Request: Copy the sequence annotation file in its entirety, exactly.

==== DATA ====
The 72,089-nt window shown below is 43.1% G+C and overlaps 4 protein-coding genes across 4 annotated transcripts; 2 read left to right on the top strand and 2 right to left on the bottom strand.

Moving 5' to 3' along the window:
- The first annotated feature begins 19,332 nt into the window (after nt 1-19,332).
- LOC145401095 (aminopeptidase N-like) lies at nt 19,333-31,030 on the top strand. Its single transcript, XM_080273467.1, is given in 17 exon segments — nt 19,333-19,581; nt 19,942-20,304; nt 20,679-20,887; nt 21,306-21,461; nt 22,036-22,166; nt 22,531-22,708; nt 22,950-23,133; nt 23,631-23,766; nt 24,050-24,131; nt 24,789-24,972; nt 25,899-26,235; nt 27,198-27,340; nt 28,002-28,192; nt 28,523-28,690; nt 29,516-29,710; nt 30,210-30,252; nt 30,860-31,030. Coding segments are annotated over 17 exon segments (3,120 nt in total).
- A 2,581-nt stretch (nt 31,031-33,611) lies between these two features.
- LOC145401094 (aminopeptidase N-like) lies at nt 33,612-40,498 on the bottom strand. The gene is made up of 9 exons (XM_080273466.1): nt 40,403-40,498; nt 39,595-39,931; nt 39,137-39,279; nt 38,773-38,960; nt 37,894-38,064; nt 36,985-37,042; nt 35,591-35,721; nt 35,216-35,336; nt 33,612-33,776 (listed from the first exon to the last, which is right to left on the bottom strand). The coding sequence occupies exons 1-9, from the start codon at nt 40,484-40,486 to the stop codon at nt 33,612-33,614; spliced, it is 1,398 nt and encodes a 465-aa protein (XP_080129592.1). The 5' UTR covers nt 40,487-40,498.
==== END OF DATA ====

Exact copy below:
The 72,089-nt window shown below is 43.1% G+C and overlaps 4 protein-coding genes across 4 annotated transcripts; 2 read left to right on the top strand and 2 right to left on the bottom strand.

Moving 5' to 3' along the window:
- The first annotated feature begins 19,332 nt into the window (after nt 1-19,332).
- LOC145401095 (aminopeptidase N-like) lies at nt 19,333-31,030 on the top strand. Its single transcript, XM_080273467.1, is given in 17 exon segments — nt 19,333-19,581; nt 19,942-20,304; nt 20,679-20,887; nt 21,306-21,461; nt 22,036-22,166; nt 22,531-22,708; nt 22,950-23,133; nt 23,631-23,766; nt 24,050-24,131; nt 24,789-24,972; nt 25,899-26,235; nt 27,198-27,340; nt 28,002-28,192; nt 28,523-28,690; nt 29,516-29,710; nt 30,210-30,252; nt 30,860-31,030. Coding segments are annotated over 17 exon segments (3,120 nt in total).
- A 2,581-nt stretch (nt 31,031-33,611) lies between these two features.
- LOC145401094 (aminopeptidase N-like) lies at nt 33,612-40,498 on the bottom strand. The gene is made up of 9 exons (XM_080273466.1): nt 40,403-40,498; nt 39,595-39,931; nt 39,137-39,279; nt 38,773-38,960; nt 37,894-38,064; nt 36,985-37,042; nt 35,591-35,721; nt 35,216-35,336; nt 33,612-33,776 (listed from the first exon to the last, which is right to left on the bottom strand). The coding sequence occupies exons 1-9, from the start codon at nt 40,484-40,486 to the stop codon at nt 33,612-33,614; spliced, it is 1,398 nt and encodes a 465-aa protein (XP_080129592.1). The 5' UTR covers nt 40,487-40,498.